Mind Damage Through
Diplomate, American Board
of Psychiatry and Neurology
Given the extremely high prevalence of
mental illness, family dysfunction, and
chronic stress in our society, we must examine the root causes of such
read this article on
coercive mind control tactics,
and note that some of these methods are used in today's
'tough-standards' approach to education.
The following elements impair mindfulness by interfering with whole brain
integration, heightening suggestibility, and suppressing
|critical thinking. The impact of these
methods will vary widely depending on the overall educational program
and the personality of the student.
Cults and 'tough-standards' education have
the following in common:
Extended drills, excessive and exact
repetition of routine activities
Establish control over the person's social
environment and manage
his time by using a system of excessive rewards and punishments.
Create a sense of powerlessness by subjecting
the person to frequent actions
and situations, which undermine his confidence in himself and his
Create strong aversive emotional arousals in
the subject by use of nonphysical punishments such as
humiliation, loss of privilege, change of social status, intense
guilt, anxiety, or manipulation.
It is difficult for former students - especially those who have
spent many additional years in college or pursuing advanced
degrees - to admit that they have been thoroughly deceived, and speak
out about the evils of our present educational system.
Their problems, shortcomings, and anxieties; they blame themselves for
all of these things, and hold modern education responsible for nothing.
'The group' is never at fault.
To admit that they had been fooled or brainwashed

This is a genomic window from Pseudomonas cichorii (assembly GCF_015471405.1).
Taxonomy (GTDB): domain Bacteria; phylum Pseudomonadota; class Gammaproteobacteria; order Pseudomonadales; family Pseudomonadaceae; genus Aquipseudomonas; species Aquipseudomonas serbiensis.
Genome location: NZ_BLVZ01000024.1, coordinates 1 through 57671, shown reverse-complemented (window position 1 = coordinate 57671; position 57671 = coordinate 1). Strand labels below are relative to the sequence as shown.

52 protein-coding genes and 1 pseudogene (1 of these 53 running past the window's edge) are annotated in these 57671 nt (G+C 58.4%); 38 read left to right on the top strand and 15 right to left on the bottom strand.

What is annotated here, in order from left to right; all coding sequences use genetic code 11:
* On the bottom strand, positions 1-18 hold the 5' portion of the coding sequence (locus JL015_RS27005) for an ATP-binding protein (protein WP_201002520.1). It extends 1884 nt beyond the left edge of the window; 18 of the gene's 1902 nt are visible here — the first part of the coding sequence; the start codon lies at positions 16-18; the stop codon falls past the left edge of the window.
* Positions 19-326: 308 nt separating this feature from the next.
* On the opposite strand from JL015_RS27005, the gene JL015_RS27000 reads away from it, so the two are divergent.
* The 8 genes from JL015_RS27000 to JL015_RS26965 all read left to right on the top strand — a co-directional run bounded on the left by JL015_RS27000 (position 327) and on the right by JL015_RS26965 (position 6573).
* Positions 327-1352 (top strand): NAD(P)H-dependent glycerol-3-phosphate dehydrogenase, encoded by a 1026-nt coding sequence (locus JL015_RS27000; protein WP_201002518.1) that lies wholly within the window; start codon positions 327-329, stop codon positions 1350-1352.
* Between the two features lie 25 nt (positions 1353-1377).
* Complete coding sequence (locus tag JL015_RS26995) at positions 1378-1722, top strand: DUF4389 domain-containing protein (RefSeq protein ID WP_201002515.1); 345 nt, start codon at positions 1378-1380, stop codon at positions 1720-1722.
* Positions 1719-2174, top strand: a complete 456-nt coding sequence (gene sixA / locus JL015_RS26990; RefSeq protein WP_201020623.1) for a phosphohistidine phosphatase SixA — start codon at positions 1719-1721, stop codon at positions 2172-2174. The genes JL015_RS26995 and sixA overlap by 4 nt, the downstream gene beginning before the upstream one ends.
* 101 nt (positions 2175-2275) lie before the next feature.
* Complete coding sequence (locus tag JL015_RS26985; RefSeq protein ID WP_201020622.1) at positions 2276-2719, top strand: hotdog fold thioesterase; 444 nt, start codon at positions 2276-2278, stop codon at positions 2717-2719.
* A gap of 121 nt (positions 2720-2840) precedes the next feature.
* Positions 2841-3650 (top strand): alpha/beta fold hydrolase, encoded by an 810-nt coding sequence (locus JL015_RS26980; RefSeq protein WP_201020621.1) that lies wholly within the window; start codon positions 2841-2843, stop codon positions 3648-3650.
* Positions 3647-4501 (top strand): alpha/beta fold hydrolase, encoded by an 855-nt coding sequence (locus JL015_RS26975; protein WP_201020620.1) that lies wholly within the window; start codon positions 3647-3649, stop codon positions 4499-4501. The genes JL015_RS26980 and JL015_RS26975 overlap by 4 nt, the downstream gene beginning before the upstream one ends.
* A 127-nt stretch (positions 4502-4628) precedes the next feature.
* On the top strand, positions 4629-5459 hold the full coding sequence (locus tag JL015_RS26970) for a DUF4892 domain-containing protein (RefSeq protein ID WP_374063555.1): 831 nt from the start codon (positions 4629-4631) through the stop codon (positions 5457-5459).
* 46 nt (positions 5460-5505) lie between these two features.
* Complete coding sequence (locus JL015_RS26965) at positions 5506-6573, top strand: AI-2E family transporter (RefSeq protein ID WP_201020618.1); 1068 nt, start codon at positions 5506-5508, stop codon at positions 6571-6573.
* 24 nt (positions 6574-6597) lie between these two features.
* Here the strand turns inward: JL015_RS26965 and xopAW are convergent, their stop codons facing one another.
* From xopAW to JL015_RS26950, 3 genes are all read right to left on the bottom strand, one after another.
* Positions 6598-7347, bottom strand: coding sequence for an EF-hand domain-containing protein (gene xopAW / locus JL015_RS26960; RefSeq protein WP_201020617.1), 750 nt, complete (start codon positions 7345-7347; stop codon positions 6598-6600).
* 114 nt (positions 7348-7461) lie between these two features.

would suggest that the major
decisions made in their lives were arrived at unwisely or naively, and
not completely self-legislated. They deny that they have been
hurt by the system because it is too hard for them to face the pain.
To mistrust one's own major decisions and
perceptions of reality is frighteningly close to that
ultimate terror: insanity. This level of denial of past reality
is difficult to overcome.
The formal academic
world is often similar to a cult. Although teachers are
among the most likeable and dedicated people in our society, and often
attempt to teach students to 'think for themselves', our general
population still suffers from an underlying delusion regarding our
educational system: We believe that the formal academic world is
conducive to healthy mental development.
||There are Latin and
algebra teachers who whole-heartedly believe that their subject
matter is completely relevant to the real world. Graduates who
have taken these subjects often hold rigidly to these same beliefs.
There are also
Scientologists who believe
that people are composed of clusters of spirits of dead
|space aliens which they call "thetans;" aliens
who were brought to earth 75 million years ago by an evil intergalactic
tyrant named Xenu. They also hold rigidly to their beliefs.
It is the same mentality, given that the latter is far more bizarre but
It is pointless to
teach students 'critical thinking', when they have been controlled
by a coercive educational system for years. Some gifted
people manage to get through this system unscathed. Most
students, however, do not. Their critical minds have been put out of commission.
In the film
Born on the Fourth of July, we see this process
magnified many times. The main character starts out as a
beautifully idealistic young man who goes through our competitive
school system, and later joins the marines to fight in Vietnam.
When he returns home, he suffers from a severe case of post-traumatic
stress disorder with major personality impairment. Although he
later becomes an activist, his efforts lack effectiveness because they
do not address the root causes of defects in our systems of education
and government. The film illustrates how his school experience
shaped his early character development and set the stage for his future
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